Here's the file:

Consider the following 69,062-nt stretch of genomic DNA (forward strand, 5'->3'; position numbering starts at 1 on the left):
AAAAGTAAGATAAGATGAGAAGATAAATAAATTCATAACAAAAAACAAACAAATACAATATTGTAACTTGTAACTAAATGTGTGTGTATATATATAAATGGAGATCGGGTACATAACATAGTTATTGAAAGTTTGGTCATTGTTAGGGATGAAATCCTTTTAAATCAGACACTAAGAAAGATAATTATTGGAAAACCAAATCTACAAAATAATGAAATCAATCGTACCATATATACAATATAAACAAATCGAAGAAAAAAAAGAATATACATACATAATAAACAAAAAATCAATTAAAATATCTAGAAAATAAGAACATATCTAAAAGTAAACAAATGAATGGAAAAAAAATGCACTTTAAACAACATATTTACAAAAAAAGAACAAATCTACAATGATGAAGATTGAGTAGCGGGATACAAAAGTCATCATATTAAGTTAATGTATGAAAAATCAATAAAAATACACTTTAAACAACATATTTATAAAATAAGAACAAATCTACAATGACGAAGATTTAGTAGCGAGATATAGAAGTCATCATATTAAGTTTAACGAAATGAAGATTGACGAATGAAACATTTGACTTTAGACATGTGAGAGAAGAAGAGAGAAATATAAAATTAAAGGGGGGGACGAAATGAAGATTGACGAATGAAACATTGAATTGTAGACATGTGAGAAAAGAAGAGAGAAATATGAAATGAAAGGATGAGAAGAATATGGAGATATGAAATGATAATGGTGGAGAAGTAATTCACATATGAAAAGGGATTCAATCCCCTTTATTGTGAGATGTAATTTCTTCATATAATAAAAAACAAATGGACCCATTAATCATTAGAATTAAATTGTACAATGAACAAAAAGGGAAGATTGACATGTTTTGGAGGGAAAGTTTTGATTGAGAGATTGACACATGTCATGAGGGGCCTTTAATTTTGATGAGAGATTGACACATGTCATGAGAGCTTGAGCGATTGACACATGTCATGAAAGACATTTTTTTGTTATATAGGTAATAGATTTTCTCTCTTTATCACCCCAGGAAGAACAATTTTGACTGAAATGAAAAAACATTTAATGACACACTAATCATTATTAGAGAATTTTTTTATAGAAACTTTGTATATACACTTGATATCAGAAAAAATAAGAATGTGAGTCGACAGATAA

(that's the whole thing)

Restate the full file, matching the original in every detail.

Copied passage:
Consider the following 69,062-nt stretch of genomic DNA (forward strand, 5'->3'; position numbering starts at 1 on the left):
AAAAGTAAGATAAGATGAGAAGATAAATAAATTCATAACAAAAAACAAACAAATACAATATTGTAACTTGTAACTAAATGTGTGTGTATATATATAAATGGAGATCGGGTACATAACATAGTTATTGAAAGTTTGGTCATTGTTAGGGATGAAATCCTTTTAAATCAGACACTAAGAAAGATAATTATTGGAAAACCAAATCTACAAAATAATGAAATCAATCGTACCATATATACAATATAAACAAATCGAAGAAAAAAAAGAATATACATACATAATAAACAAAAAATCAATTAAAATATCTAGAAAATAAGAACATATCTAAAAGTAAACAAATGAATGGAAAAAAAATGCACTTTAAACAACATATTTACAAAAAAAGAACAAATCTACAATGATGAAGATTGAGTAGCGGGATACAAAAGTCATCATATTAAGTTAATGTATGAAAAATCAATAAAAATACACTTTAAACAACATATTTATAAAATAAGAACAAATCTACAATGACGAAGATTTAGTAGCGAGATATAGAAGTCATCATATTAAGTTTAACGAAATGAAGATTGACGAATGAAACATTTGACTTTAGACATGTGAGAGAAGAAGAGAGAAATATAAAATTAAAGGGGGGGACGAAATGAAGATTGACGAATGAAACATTGAATTGTAGACATGTGAGAAAAGAAGAGAGAAATATGAAATGAAAGGATGAGAAGAATATGGAGATATGAAATGATAATGGTGGAGAAGTAATTCACATATGAAAAGGGATTCAATCCCCTTTATTGTGAGATGTAATTTCTTCATATAATAAAAAACAAATGGACCCATTAATCATTAGAATTAAATTGTACAATGAACAAAAAGGGAAGATTGACATGTTTTGGAGGGAAAGTTTTGATTGAGAGATTGACACATGTCATGAGGGGCCTTTAATTTTGATGAGAGATTGACACATGTCATGAGAGCTTGAGCGATTGACACATGTCATGAAAGACATTTTTTTGTTATATAGGTAATAGATTTTCTCTCTTTATCACCCCAGGAAGAACAATTTTGACTGAAATGAAAAAACATTTAATGACACACTAATCATTATTAGAGAATTTTTTTATAGAAACTTTGTATATACACTTGATATCAGAAAAAATAAGAATGTGAGTCGACAGATAA